Helicases of superfamilies (SFs) 1 and 2 use ATP or other NTPs to bind, unwind, or remodel RNA or DNA in essentially all facets of nucleic acid metabolism (Preugschat et al., 1996; Tanaka and Schwer, 2005; Singleton et al., 2007; Fairman-Williams et al., 2010; Jarmoskaite and Russell, 2014). They contain a conserved ‘helicase core’ of two RecA-like domains but act on varied substrates by different mechanisms. SF1 and SF2 helicases can be grouped into families with distinct variations in specificity, mechanism, function, and appended domains (Figure 1A) (Gorbalenya and Koonin, 1993; Singleton et al., 2007; Fairman-Williams et al., 2010). The mechanisms by which SF1 and SF2 helicases act on RNA or DNA include non-processive unwinding of short duplexes (e.g., DEAD-box RNA helicases [Jarmoskaite and Russell, 2011; Linder and Jankowsky, 2011]), unwinding coupled to directional movement (‘translocation’) along the unwound single strand (e.g., DEAH/RHA, NS3/NPH-II, and RecQ-like helicases [Pyle, 2008]), and binding or translocation along a duplex without unwinding (e.g., RIG-I-like and Swi/Snf helicases [Durr et al., 2005; Myong et al., 2009; Rawling and Pyle, 2014]) (Figure 1A). How helicases that share a conserved catalytic core evolved such functional diversity remains unknown.

Figure 1 with 1 supplement see all
Structure, specificity, and mechanisms of the helicase core of Mss116 and other SF1 and SF2 helicases.

(A) Domain architecture and characteristics of helicases belonging to different SF1 and SF2 families (Fairman-Williams et al., 2010). Two other SF1 (Pif1-like and Upf1-like) and four other SF2 (Ski2-like; RecG-like; T1R; and Rad3/XPD) families have been identified (Fairman-Williams et al., 2010). Helicase core domains 1 and 2 are colored light blue and green, respectively, while appended domains and insertions, which vary in size, composition, and function, are colored orange; domains are not to scale. (B) Schematic of the domain architecture of the helicase core of Mss116 (D1, blue; D2, green; C-terminal extension of D2 [CTE], orange) showing the location of conserved DEAD-box sequence motifs (Fairman-Williams et al., 2010). Full-length Mss116 contains additional unstructured N-terminal (residues 37–87) and C-terminal (residues 598–664) extensions that are not required for helicase activity (Cao et al., 2011; Mohr et al., 2011). (C) Structure of the closed-state helicase core of Mss116 (PDB accession 3I5X) (Del Campo and Lambowitz, 2009) bound to ssRNA (U10-RNA; yellow) and adenosine nucleotide (AMP-PNP; black). (D) Model for RNA duplex binding and unwinding by Mss116. The helicase core domains of Mss116 have modular roles in substrate loading (Mallam et al., 2012). D1 captures ATP in the open-state enzyme using the Q-motif, which coordinates the adenine base, and motifs I and II, which are the conserved triphosphate-binding loop and Mg2+-binding aspartic acid motifs, respectively, present in many other ATP-binding enzymes (Walker et al., 1982; Rudolph et al., 2006; Schutz et al., 2010; Mallam et al., 2012). D2 recognizes duplex RNA (Mallam et al., 2012). When ATP and dsRNA are bound to D1 and D2, respectively, core closure occurs, leading to unwinding of the dsRNA bound to D2 by bending one RNA strand and displacing the other. During unwinding and formation of the closed-state helicase core complex, ATP bound to D1 makes additional interactions with motifs Va and VI in D2. The closed-state helicase core bound to ssRNA and ATP represents the ‘post-unwound’ state of the enzyme (Figure 1C). ATP hydrolysis occurs in the closed state, followed by dissociation of Pi and ADP, which leads to the reopening of the core and the release of the bound ssRNA, thereby regenerating the enzyme (Henn et al., 2010; Cao et al., 2011).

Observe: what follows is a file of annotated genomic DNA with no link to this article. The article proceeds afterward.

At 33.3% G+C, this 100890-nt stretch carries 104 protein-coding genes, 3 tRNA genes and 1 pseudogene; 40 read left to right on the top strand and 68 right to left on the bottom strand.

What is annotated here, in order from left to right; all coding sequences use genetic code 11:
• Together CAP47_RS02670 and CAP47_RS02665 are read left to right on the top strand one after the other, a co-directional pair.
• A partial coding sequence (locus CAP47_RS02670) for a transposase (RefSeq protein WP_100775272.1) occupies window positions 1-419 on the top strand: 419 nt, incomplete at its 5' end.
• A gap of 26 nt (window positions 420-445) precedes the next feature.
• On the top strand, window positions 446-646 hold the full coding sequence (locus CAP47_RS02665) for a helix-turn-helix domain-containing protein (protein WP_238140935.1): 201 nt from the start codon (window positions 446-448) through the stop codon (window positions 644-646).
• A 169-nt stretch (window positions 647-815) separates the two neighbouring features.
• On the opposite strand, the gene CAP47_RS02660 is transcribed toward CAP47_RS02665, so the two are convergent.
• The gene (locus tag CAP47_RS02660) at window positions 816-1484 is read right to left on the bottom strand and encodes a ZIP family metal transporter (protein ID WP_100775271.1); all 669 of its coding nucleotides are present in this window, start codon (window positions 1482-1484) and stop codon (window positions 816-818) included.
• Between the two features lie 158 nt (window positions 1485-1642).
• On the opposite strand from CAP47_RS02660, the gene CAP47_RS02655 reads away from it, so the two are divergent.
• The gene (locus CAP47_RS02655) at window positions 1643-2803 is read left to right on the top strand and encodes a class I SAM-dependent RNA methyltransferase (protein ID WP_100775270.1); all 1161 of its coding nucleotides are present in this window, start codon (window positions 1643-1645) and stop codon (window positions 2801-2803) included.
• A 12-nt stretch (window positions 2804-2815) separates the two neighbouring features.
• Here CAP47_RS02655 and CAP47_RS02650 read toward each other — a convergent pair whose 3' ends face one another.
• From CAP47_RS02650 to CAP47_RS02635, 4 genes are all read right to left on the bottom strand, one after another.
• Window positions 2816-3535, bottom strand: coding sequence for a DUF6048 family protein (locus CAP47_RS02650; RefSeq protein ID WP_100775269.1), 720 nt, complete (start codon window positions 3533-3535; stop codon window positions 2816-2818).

https://doi.org/10.7554/eLife.04630.003